The food producer can also choose to give the amount of one or more of the following if they wish to: (a) Monounsaturates, (b) Polyunsaturates, (c) Polyols,
(d) Starch,(e) Fibre, (f) Any of the vitamins or minerals.

The Nutrients must be declared per 100g or per 100ml:

Mandatory Information / 100g or ml
Supplementary Information
(if desired)
Energy (kJ / kcal)
Fat
of which Saturates
of which Monounsaturates
of which Polyunsaturates
Carbohydrate
of which Sugars
of which polyols
of which starch
Fibre
Protein
Salt
Vitamins & Minerals (% RI)
All of these must be listed on the label
The producer MAY include all of these if they should wish to
(either all or none)

Some food labels also include an additional column to show the Nutrition information per portion. For example, per bag, per slice, per sandwich. This is useful for the consumer who may find it tricky to work it out for themselves, but it’s not a legal requirement.
Front of pack labelling is also voluntary – the pack can show the Energy on its own or the Energy, fat, saturates, sugar and salt (all of these).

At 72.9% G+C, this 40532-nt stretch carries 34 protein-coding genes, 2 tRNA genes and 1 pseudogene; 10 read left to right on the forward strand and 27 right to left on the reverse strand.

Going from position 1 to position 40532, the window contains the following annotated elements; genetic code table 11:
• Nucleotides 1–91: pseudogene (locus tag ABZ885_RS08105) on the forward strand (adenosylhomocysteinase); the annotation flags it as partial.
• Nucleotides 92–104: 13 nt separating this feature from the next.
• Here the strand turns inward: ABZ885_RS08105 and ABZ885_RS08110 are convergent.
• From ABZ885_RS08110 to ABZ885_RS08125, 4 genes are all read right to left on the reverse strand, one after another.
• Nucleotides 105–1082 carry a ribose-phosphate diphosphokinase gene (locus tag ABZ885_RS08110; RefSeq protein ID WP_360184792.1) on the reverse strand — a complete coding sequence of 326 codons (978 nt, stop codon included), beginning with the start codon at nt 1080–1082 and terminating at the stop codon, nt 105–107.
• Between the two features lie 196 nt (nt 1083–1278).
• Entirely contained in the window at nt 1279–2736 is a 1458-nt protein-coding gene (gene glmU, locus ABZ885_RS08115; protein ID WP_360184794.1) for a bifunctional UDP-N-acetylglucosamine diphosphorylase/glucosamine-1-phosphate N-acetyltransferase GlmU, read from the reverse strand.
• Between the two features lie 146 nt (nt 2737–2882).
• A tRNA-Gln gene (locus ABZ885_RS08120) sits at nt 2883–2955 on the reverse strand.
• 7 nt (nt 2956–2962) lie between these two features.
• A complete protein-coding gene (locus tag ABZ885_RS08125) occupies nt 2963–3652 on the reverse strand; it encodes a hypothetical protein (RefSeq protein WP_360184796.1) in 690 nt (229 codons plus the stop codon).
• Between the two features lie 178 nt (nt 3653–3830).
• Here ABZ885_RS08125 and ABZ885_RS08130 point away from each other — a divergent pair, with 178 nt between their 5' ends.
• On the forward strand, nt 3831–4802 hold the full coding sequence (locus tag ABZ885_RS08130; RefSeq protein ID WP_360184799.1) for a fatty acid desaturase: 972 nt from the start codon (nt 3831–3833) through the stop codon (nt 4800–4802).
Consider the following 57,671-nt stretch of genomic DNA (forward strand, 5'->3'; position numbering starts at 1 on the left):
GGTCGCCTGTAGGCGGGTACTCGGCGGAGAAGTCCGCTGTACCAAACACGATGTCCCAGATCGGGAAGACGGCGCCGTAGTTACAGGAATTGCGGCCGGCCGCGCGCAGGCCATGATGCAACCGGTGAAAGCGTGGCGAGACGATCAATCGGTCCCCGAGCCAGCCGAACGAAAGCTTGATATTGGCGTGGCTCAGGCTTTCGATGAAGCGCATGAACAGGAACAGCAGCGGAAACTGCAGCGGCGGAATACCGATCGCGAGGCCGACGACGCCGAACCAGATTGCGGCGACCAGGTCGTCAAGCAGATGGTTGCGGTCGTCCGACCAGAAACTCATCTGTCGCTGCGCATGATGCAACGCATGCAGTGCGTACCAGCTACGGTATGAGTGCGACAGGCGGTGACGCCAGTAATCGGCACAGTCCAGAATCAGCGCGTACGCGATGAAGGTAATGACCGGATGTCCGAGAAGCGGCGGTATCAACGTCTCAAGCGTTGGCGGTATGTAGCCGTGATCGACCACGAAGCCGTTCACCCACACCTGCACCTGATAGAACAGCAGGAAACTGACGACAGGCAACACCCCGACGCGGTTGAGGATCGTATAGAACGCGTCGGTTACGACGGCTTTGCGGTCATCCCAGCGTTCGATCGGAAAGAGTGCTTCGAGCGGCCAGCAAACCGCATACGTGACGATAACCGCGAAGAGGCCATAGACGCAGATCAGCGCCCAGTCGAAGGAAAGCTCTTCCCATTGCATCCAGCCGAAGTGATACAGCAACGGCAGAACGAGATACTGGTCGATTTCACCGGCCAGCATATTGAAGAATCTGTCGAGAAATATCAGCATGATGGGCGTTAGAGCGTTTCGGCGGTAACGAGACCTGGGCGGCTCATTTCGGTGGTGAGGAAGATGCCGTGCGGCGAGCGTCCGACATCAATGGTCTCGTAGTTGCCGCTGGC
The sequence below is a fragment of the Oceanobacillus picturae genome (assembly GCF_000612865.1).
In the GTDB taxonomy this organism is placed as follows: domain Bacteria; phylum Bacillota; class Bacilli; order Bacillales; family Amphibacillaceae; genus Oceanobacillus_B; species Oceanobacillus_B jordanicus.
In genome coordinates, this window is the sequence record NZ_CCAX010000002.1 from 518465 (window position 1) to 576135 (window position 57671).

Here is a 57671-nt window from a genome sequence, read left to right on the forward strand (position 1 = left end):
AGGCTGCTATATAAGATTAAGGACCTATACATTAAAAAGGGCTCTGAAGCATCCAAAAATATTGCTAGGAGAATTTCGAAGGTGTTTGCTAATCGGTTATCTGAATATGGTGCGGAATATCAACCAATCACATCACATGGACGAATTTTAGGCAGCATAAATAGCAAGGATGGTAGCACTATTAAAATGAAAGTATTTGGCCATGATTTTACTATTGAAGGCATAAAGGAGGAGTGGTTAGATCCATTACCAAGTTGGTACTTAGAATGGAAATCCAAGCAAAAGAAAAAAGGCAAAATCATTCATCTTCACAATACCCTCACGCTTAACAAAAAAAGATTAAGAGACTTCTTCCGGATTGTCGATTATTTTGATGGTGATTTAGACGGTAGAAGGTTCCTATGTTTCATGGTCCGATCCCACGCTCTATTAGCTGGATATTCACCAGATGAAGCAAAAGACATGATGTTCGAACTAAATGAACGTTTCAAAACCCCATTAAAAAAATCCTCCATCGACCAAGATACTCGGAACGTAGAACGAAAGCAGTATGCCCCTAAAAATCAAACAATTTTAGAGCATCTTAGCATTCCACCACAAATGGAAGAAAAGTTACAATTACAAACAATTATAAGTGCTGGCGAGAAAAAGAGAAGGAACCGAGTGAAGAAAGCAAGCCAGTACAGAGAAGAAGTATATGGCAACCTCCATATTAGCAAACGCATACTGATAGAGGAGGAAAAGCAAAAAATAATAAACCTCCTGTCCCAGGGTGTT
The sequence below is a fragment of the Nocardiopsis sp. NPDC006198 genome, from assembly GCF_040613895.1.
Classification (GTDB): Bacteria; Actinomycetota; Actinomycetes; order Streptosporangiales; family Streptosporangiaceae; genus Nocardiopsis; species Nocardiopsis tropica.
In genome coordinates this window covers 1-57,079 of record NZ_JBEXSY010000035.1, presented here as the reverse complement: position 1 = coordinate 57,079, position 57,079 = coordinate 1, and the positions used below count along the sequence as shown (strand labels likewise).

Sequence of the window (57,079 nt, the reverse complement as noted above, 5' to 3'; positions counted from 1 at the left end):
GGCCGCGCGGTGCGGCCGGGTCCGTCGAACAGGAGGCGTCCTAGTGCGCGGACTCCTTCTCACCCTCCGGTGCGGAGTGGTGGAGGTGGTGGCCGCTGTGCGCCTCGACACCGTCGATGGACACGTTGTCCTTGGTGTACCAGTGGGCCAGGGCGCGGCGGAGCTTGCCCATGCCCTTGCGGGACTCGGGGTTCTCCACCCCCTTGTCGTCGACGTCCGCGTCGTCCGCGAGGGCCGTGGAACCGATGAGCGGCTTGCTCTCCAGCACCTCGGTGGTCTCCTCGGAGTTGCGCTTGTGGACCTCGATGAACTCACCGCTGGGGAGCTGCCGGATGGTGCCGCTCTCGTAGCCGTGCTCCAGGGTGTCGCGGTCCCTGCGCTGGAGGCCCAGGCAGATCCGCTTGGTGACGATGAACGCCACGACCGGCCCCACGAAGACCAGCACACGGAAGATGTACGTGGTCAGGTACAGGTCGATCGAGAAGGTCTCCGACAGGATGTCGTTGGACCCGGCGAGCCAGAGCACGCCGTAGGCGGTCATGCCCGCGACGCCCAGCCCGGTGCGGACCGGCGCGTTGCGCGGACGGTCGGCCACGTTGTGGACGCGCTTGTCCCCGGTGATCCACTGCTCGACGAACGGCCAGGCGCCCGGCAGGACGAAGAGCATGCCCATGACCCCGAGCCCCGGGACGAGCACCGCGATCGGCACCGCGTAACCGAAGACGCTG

The terms “Best Before” and “Use By” dates often cause confusion. It’s really important to note that these terms are not interchangeable! “Best Before” generally applies to foods that have a long shelf life and “Use By” applies to perishable foods or foods that, if you eat them after that date, might cause food poisoning. Never take chances with “Use By” dates! Safefood has a great phrase – Best Before is a guideline, Use By is a deadline!

For more information about labelling, check out https://www.fsai.ie/legislation/food_legislation/food_information_fic/general_fic_provisions.html
For more information about allergens: https://www.fsai.ie/legislation/food_legislation/food_information/14_allergens.html